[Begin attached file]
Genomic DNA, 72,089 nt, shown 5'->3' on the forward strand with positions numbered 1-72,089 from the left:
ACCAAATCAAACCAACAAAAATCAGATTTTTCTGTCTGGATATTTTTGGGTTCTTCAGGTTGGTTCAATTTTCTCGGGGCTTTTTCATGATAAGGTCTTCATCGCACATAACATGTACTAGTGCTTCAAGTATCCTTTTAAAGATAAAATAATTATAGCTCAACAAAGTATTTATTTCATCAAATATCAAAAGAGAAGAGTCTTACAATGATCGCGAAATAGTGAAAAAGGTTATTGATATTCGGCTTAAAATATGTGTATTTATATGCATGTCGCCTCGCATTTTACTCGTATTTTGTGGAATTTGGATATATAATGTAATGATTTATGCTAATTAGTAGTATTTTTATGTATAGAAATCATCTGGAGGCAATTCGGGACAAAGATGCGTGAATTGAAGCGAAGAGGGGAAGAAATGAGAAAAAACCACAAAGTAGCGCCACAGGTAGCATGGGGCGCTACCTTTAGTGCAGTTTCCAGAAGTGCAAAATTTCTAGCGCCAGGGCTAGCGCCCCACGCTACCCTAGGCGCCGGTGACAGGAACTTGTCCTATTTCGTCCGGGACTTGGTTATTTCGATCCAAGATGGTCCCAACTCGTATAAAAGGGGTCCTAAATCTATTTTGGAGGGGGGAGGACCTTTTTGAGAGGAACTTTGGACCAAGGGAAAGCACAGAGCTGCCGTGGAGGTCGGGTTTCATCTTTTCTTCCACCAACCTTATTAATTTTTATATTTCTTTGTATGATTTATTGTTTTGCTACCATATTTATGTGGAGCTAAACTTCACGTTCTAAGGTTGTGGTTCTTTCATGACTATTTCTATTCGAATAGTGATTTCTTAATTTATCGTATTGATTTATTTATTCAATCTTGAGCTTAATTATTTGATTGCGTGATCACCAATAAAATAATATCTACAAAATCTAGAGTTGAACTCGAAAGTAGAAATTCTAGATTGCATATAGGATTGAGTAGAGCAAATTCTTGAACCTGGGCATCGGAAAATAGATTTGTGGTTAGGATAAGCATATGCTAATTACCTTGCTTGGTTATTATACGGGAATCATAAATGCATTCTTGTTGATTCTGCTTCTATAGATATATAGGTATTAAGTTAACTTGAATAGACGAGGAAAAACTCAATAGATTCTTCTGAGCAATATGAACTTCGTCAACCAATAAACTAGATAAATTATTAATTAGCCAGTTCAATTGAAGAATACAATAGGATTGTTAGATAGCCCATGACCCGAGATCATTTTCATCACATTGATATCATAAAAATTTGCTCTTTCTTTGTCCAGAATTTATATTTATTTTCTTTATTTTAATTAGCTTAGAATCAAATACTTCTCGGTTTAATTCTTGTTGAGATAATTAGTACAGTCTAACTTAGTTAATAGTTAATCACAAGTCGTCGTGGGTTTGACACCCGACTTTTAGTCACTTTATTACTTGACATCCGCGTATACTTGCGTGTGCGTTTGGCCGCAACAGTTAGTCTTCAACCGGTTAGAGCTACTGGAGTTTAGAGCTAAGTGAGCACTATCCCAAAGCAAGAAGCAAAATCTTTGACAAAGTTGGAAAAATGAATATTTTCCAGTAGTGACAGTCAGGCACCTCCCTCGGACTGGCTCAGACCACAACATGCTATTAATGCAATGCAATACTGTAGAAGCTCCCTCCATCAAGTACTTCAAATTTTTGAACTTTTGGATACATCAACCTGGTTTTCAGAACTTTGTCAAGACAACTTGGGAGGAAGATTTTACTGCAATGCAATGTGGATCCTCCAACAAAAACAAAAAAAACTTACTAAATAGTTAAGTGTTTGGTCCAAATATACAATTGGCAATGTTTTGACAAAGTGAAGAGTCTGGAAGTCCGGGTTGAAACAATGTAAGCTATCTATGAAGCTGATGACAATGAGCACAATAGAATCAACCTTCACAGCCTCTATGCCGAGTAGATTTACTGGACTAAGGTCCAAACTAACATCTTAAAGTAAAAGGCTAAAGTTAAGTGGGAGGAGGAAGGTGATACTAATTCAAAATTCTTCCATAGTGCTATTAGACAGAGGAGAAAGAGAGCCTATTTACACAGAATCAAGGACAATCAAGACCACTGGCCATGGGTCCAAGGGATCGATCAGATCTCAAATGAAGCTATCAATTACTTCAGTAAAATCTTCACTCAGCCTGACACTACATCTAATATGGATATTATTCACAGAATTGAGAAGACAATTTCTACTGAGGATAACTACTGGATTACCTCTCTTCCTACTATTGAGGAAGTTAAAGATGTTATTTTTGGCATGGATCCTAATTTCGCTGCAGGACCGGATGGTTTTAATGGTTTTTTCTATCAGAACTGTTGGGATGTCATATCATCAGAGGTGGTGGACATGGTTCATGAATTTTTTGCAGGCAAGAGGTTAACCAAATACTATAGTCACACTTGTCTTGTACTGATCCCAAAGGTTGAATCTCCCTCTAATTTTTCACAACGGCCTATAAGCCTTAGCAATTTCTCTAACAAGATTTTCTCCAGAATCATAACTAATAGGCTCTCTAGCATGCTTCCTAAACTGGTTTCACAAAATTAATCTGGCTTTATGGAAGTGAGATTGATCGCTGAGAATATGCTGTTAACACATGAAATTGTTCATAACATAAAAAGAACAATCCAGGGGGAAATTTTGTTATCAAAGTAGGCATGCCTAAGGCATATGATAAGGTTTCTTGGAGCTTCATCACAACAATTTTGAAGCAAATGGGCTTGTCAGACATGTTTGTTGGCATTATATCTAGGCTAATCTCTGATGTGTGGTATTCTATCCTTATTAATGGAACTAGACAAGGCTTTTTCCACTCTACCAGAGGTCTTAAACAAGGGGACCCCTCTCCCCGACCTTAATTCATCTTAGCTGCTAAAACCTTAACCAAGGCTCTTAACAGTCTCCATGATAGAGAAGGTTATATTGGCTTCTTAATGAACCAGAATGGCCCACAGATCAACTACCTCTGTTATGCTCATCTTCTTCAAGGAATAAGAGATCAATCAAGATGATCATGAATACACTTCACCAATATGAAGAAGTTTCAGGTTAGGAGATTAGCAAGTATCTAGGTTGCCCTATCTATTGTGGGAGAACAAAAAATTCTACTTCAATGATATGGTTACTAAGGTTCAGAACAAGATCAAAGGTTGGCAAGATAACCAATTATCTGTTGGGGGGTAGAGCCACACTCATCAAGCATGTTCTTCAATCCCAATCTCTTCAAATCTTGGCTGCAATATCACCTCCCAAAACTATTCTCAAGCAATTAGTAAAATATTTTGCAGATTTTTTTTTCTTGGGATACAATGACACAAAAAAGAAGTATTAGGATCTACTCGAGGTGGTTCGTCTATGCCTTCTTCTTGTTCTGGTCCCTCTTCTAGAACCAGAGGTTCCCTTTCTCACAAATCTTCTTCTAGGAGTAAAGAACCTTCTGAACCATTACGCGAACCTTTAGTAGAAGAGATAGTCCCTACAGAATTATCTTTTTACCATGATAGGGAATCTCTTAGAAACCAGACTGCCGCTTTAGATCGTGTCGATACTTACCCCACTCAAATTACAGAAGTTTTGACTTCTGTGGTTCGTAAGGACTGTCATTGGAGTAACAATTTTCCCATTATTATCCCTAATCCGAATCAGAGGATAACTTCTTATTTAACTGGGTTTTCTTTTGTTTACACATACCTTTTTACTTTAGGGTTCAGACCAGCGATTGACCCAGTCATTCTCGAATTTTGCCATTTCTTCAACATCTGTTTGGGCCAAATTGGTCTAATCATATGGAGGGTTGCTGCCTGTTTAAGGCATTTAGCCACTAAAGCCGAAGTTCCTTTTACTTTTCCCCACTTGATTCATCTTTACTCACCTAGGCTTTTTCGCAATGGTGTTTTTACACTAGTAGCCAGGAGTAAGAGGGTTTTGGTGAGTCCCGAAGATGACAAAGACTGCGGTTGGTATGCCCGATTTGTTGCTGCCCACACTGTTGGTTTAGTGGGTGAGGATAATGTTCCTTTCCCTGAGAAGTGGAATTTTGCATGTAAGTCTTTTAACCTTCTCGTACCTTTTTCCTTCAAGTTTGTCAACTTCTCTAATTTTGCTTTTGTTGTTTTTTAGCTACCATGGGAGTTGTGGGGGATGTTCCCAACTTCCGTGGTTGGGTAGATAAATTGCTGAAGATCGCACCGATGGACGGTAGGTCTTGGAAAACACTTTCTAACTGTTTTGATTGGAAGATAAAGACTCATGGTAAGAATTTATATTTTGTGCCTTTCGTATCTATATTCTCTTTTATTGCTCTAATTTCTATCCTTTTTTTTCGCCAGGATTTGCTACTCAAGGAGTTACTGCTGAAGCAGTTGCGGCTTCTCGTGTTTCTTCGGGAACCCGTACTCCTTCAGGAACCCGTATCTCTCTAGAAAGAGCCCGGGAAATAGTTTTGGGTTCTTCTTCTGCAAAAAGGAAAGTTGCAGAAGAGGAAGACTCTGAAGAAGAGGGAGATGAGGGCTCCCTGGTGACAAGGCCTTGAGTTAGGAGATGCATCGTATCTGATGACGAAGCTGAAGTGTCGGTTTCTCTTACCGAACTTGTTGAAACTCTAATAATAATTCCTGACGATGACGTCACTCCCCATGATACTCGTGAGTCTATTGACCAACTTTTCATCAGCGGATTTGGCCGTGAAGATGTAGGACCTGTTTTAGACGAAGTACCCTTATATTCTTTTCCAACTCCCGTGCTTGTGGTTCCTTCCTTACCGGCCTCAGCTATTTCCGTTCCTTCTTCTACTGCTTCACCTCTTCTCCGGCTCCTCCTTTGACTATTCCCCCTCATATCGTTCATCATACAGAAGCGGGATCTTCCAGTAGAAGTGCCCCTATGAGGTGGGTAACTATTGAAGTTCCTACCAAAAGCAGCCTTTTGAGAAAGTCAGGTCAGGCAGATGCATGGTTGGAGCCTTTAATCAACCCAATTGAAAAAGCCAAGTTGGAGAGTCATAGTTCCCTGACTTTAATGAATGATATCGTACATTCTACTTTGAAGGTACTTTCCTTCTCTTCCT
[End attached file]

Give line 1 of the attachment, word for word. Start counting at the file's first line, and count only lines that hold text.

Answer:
Genomic DNA, 72,089 nt, shown 5'->3' on the forward strand with positions numbered 1-72,089 from the left: